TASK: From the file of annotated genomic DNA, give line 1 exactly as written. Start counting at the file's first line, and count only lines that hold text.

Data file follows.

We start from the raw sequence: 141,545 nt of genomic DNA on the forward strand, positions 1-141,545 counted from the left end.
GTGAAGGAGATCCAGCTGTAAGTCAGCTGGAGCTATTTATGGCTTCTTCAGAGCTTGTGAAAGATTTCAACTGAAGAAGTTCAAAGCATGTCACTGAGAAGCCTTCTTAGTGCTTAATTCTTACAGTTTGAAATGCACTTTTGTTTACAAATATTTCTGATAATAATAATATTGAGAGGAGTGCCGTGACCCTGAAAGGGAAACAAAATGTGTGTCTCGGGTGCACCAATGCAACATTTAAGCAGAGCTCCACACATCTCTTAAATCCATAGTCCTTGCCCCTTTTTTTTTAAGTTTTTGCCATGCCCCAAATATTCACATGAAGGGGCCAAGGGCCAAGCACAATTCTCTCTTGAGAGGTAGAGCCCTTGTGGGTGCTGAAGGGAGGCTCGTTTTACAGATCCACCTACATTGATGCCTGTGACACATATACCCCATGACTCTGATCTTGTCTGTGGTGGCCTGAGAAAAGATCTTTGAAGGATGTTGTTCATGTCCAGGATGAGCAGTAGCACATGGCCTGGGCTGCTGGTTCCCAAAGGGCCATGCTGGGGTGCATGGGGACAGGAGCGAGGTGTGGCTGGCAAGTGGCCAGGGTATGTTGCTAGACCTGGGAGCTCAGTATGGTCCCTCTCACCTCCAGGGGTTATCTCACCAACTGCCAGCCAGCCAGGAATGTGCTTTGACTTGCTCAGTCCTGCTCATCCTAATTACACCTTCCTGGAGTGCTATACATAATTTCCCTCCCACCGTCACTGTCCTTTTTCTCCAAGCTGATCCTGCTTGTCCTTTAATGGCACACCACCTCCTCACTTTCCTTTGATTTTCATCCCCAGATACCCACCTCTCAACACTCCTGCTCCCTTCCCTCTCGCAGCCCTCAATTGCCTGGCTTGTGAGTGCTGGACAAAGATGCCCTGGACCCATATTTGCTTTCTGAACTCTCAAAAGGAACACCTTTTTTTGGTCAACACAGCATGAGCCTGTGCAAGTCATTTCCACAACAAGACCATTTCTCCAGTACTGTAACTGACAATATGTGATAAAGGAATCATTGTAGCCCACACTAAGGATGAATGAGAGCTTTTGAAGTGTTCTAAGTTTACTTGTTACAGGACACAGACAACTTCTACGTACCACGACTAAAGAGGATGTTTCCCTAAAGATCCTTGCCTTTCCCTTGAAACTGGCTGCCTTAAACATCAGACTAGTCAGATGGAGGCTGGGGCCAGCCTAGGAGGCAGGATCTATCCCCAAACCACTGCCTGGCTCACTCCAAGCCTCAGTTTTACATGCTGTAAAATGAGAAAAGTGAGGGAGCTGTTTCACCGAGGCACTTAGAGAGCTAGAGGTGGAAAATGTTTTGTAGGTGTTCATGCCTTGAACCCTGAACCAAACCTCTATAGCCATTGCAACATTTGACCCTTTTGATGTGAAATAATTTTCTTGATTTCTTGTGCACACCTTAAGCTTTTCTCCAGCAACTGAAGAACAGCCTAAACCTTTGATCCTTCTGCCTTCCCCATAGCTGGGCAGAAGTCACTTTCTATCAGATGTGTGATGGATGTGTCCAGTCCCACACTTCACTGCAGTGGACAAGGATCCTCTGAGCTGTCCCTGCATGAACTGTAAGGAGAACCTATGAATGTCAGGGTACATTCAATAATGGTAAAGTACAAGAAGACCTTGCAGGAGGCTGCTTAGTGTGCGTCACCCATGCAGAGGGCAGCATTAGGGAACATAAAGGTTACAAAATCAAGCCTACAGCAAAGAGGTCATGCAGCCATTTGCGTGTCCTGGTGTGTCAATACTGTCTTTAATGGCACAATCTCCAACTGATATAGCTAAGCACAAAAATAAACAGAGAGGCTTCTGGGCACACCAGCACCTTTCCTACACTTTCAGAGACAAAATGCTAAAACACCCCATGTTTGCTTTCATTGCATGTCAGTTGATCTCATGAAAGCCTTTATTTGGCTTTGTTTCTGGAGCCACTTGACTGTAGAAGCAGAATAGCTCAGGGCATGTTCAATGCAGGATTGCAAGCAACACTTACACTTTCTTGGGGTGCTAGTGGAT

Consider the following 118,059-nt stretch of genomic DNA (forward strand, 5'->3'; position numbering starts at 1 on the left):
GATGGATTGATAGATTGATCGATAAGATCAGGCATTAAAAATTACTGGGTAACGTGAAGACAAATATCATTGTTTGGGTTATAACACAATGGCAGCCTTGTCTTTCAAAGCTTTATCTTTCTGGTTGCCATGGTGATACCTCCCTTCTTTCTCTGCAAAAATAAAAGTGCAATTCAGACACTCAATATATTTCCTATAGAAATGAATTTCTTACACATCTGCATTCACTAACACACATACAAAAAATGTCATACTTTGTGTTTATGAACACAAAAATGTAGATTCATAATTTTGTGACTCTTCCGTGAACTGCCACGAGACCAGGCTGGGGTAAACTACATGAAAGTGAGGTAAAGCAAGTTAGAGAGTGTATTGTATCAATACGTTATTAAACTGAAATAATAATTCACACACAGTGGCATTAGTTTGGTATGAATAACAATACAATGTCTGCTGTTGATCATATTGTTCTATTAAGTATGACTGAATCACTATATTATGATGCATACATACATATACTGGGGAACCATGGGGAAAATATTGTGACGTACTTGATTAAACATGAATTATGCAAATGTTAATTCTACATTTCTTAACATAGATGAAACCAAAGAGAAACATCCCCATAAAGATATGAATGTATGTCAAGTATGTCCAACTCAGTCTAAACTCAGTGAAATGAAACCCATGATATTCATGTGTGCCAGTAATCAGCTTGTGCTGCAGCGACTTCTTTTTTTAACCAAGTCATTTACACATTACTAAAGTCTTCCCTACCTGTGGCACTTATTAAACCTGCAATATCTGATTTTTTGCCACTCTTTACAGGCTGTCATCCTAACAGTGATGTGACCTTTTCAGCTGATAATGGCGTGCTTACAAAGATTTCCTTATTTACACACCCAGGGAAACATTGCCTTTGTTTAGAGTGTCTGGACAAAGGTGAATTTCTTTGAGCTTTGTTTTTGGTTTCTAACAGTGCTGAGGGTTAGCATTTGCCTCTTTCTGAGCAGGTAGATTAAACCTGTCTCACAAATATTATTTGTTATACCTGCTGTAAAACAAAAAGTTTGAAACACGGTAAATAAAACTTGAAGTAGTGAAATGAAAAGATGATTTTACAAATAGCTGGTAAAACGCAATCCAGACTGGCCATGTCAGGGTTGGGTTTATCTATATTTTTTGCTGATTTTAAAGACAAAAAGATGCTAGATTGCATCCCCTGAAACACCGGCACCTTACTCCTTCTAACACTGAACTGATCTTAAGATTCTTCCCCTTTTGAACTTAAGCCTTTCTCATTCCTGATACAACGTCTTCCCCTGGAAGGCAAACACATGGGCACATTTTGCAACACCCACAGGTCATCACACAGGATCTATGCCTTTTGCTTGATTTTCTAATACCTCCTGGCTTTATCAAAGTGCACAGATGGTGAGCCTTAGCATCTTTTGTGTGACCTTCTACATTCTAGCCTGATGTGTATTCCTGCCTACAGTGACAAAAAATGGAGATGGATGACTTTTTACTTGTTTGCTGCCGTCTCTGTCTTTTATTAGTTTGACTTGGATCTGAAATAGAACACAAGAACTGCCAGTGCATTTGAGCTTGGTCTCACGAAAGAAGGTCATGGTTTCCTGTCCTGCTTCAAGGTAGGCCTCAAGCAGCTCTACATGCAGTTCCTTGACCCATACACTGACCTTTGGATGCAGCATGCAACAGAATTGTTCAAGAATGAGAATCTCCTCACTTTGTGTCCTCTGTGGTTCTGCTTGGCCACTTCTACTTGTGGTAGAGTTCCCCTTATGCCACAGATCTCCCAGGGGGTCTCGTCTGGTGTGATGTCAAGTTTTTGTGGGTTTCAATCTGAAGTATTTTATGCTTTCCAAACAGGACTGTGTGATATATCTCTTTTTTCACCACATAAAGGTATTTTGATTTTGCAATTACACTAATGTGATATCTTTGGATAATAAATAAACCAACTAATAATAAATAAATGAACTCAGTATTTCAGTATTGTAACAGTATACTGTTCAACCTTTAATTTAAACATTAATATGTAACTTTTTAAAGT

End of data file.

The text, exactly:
We start from the raw sequence: 141,545 nt of genomic DNA on the forward strand, positions 1-141,545 counted from the left end.